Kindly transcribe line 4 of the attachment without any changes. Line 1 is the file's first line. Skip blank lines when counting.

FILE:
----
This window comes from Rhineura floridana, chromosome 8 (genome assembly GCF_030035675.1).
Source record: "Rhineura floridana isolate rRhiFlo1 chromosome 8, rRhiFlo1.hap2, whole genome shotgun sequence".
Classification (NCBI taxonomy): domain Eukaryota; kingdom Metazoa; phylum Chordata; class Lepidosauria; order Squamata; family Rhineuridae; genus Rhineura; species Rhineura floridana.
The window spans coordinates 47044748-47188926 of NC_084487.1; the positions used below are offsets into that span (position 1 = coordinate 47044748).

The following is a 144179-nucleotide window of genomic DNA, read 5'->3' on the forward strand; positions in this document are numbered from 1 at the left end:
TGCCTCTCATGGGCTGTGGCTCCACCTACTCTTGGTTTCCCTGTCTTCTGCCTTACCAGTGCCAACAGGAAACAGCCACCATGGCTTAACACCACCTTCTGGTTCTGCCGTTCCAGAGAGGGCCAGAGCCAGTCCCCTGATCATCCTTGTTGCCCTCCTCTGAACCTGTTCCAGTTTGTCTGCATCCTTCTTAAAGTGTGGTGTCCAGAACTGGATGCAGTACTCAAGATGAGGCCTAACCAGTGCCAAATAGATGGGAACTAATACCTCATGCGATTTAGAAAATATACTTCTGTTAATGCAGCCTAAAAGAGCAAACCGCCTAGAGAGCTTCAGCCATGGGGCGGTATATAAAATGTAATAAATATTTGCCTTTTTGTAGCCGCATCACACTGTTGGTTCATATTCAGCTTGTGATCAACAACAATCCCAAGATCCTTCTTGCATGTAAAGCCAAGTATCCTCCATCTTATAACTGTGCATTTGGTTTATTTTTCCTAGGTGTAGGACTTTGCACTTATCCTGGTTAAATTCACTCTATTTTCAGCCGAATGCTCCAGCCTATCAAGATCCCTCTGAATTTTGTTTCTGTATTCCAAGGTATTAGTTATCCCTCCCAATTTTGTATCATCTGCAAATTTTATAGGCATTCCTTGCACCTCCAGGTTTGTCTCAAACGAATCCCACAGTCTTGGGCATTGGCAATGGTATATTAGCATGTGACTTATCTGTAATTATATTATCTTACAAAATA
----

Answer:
The window spans coordinates 47044748-47188926 of NC_084487.1; the positions used below are offsets into that span (position 1 = coordinate 47044748).